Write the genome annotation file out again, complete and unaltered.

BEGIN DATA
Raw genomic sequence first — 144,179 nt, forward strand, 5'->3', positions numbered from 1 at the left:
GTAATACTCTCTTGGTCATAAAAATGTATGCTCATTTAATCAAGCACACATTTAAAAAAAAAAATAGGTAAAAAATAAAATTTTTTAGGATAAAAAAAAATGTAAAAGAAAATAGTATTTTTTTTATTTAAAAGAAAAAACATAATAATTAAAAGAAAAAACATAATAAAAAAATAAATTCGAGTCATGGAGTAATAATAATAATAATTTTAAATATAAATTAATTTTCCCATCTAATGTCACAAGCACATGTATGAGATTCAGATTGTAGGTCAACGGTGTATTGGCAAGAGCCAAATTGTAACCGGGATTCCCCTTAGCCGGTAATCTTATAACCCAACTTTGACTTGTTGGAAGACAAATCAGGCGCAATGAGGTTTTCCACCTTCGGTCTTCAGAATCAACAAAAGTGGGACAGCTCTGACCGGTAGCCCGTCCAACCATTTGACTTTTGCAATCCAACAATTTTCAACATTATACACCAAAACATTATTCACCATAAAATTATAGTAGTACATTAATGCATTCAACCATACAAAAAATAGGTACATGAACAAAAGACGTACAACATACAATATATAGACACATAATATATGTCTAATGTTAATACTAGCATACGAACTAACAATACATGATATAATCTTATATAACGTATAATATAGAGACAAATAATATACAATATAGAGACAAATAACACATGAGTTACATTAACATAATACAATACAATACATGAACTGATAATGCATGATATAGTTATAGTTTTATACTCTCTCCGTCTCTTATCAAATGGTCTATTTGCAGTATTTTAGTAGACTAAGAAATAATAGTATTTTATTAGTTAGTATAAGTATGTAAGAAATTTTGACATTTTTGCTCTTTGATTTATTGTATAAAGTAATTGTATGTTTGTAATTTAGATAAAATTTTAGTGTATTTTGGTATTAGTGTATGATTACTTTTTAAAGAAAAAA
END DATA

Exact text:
Raw genomic sequence first — 144,179 nt, forward strand, 5'->3', positions numbered from 1 at the left:
GTAATACTCTCTTGGTCATAAAAATGTATGCTCATTTAATCAAGCACACATTTAAAAAAAAAAATAGGTAAAAAATAAAATTTTTTAGGATAAAAAAAAATGTAAAAGAAAATAGTATTTTTTTTATTTAAAAGAAAAAACATAATAATTAAAAGAAAAAACATAATAAAAAAATAAATTCGAGTCATGGAGTAATAATAATAATAATTTTAAATATAAATTAATTTTCCCATCTAATGTCACAAGCACATGTATGAGATTCAGATTGTAGGTCAACGGTGTATTGGCAAGAGCCAAATTGTAACCGGGATTCCCCTTAGCCGGTAATCTTATAACCCAACTTTGACTTGTTGGAAGACAAATCAGGCGCAATGAGGTTTTCCACCTTCGGTCTTCAGAATCAACAAAAGTGGGACAGCTCTGACCGGTAGCCCGTCCAACCATTTGACTTTTGCAATCCAACAATTTTCAACATTATACACCAAAACATTATTCACCATAAAATTATAGTAGTACATTAATGCATTCAACCATACAAAAAATAGGTACATGAACAAAAGACGTACAACATACAATATATAGACACATAATATATGTCTAATGTTAATACTAGCATACGAACTAACAATACATGATATAATCTTATATAACGTATAATATAGAGACAAATAATATACAATATAGAGACAAATAACACATGAGTTACATTAACATAATACAATACAATACATGAACTGATAATGCATGATATAGTTATAGTTTTATACTCTCTCCGTCTCTTATCAAATGGTCTATTTGCAGTATTTTAGTAGACTAAGAAATAATAGTATTTTATTAGTTAGTATAAGTATGTAAGAAATTTTGACATTTTTGCTCTTTGATTTATTGTATAAAGTAATTGTATGTTTGTAATTTAGATAAAATTTTAGTGTATTTTGGTATTAGTGTATGATTACTTTTTAAAGAAAAAA